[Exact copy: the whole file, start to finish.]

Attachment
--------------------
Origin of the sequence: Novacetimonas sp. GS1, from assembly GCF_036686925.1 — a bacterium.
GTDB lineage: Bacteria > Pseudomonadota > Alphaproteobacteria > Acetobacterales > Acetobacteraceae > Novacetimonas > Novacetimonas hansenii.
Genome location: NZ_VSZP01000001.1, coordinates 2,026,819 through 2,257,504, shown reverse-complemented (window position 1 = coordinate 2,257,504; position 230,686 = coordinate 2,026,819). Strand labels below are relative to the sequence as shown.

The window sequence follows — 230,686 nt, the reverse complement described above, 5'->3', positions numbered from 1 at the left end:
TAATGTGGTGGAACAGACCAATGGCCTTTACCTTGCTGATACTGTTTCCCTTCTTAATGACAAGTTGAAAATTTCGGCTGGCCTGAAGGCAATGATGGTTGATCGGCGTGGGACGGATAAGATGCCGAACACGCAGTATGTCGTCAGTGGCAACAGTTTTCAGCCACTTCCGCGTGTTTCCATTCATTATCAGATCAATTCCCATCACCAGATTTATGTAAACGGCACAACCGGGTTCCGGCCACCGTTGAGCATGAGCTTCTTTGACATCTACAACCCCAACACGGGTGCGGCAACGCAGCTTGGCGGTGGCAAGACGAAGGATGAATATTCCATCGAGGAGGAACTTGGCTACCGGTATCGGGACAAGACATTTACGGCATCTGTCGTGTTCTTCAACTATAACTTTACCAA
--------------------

Origin of the sequence: Novacetimonas sp. GS1, from assembly GCF_036686925.1 — a bacterium.
GTDB lineage: Bacteria > Pseudomonadota > Alphaproteobacteria > Acetobacterales > Acetobacteraceae > Novacetimonas > Novacetimonas hansenii.
Genome location: NZ_VSZP01000001.1, coordinates 2,026,819 through 2,257,504, shown reverse-complemented (window position 1 = coordinate 2,257,504; position 230,686 = coordinate 2,026,819). Strand labels below are relative to the sequence as shown.

The window sequence follows — 230,686 nt, the reverse complement described above, 5'->3', positions numbered from 1 at the left end:
TAATGTGGTGGAACAGACCAATGGCCTTTACCTTGCTGATACTGTTTCCCTTCTTAATGACAAGTTGAAAATTTCGGCTGGCCTGAAGGCAATGATGGTTGATCGGCGTGGGACGGATAAGATGCCGAACACGCAGTATGTCGTCAGTGGCAACAGTTTTCAGCCACTTCCGCGTGTTTCCATTCATTATCAGATCAATTCCCATCACCAGATTTATGTAAACGGCACAACCGGGTTCCGGCCACCGTTGAGCATGAGCTTCTTTGACATCTACAACCCCAACACGGGTGCGGCAACGCAGCTTGGCGGTGGCAAGACGAAGGATGAATATTCCATCGAGGAGGAACTTGGCTACCGGTATCGGGACAAGACATTTACGGCATCTGTCGTGTTCTTCAACTATAACTTTACCAA